Dreams of coal-powered prosperity may have died in 2009, but city officials are confident a new natural gas-powered generating station will usher in a new era of energy for Marshalltown.
Alliant Energy plans to build a $750 million power plant it announced Thursday to a room packed with supporters at the Best Western Regency.
"Anytime a company looks to invest that amount of capital in your community, there is going to be some trickle down," Tom Deimerly, president of Marshall Economic Development Impact Committee, said.
T-R PHOTO BY LUKE STALZER
Alliant Energy announced plans to build a natural gas-fired generating station in Marshalltown Thursday afternoon. The proposed $750 million plant would be build southwest of the current Sutherland Generating Station, shown here, on the east side of Marshalltown.
Alliant is seeking regulatory approval to construct the facility on land it acquired in 2007 to build a coal plant, just southwest of its Sutherland Generating Station. That project fell through in March 2009, much to the chagrin of Marshalltown residents.
"We too were disappointed that we didn't cross the finish line," Tom Aller, president of Interstate Power and Light Co., the Alliant subsidiary, said.
The 600-megawatt plant is just shy of the electrical output projected for the coal plant. It will provide energy to 500,000 customers, employ roughly 20 to 30 permanent employees and will create hundreds of construction jobs, Aller said.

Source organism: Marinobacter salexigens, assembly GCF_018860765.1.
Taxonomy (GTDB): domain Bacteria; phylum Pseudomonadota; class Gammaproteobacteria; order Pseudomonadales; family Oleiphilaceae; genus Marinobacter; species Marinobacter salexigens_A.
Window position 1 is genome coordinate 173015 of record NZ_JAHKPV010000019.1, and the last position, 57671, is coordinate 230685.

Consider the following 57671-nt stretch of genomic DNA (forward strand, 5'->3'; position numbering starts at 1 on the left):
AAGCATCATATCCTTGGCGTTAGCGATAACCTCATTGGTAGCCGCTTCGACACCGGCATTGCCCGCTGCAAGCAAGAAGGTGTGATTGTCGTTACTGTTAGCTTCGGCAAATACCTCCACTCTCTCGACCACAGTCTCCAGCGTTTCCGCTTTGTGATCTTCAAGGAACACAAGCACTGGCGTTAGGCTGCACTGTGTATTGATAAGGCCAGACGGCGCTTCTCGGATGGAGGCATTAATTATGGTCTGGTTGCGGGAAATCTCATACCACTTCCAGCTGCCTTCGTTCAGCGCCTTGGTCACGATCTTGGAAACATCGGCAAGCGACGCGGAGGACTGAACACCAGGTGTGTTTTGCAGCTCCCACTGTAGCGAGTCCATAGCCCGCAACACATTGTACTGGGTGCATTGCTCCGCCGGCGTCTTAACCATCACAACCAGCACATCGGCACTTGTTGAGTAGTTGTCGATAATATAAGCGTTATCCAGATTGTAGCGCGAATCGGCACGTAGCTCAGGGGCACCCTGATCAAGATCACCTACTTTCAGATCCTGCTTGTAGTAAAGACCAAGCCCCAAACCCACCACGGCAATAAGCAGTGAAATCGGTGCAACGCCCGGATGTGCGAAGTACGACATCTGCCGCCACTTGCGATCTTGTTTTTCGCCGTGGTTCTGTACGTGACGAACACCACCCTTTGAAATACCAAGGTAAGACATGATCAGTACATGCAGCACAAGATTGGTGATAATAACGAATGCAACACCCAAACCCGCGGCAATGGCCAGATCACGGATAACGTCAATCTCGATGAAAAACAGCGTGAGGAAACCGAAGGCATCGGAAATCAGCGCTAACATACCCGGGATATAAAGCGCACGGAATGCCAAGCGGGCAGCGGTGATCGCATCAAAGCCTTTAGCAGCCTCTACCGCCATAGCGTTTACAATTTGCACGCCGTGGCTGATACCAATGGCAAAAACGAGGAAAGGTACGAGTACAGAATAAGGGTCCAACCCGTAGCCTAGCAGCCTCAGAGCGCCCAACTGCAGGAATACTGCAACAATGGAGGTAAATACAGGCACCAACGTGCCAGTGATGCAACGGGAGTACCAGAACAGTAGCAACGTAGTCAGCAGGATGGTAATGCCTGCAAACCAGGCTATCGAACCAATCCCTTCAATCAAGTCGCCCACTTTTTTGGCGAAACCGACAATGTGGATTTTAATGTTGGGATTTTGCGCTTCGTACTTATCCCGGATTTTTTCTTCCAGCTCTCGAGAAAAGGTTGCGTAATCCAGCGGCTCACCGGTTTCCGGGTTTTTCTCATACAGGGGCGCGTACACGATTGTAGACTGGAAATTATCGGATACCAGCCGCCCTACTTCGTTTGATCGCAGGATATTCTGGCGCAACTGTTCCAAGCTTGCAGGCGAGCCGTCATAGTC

Marshalltown beat out 116 other cities in contention for the plant, he said.
Many said the announcement demonstrates Alliant's commitment to bringing safe, reliable energy to its customers.
City officials said they look forward to working with Alliant to bring the project to life.
"We dared not hope because of the disappointment we felt years back," Bethany Wirin, mayor pro-tem, said. "Marshalltown never gave up on Alliant."
Alliant plans to spend more than $1 billion over the next five years investing in nuclear power, building gas-fired stations and making its coal plants operate more efficiently.
Deimerly said not only will the station generate tax revenue for the city, but it will also add to Marshalltown's infrastructure and could possibly be a springboard for other development.
Gov. Terry Branstad issued a statement lauding Alliant's decision, saying it would help his goal of creating new jobs.
"This expansion helps drive Iowa's economy and creates good-paying, quality jobs in our state," he said.
Deimerly said existing infrastructure, in particular the water plant, helped keep Marshalltown in the running.
"This should definitely push Marshalltown to get companies to come here," Sen. Steve Sodders, D-State Center, said.
Bob Wenner, at-large council member, said while the city is excited about the prospect of the station, it will by no means be a rubber stamp. He said just as Alliant and MEDIC respected due diligence to get to this point, so will the city when it comes to its role in ensuring the station is a success.
Alliant will await Iowa Utilities Board's decision once it submits the regulation requests later this year. If all goes as expected, construction crews would break ground at the end of 2013 and complete the station in mid-2017.
Aller, among others, said it was unfortunate Mayor Gene Beach, who is in the hospital, could not be present for the announcement. Beach has always been a staunch supporter of bringing an energy plant to Marshalltown, he said.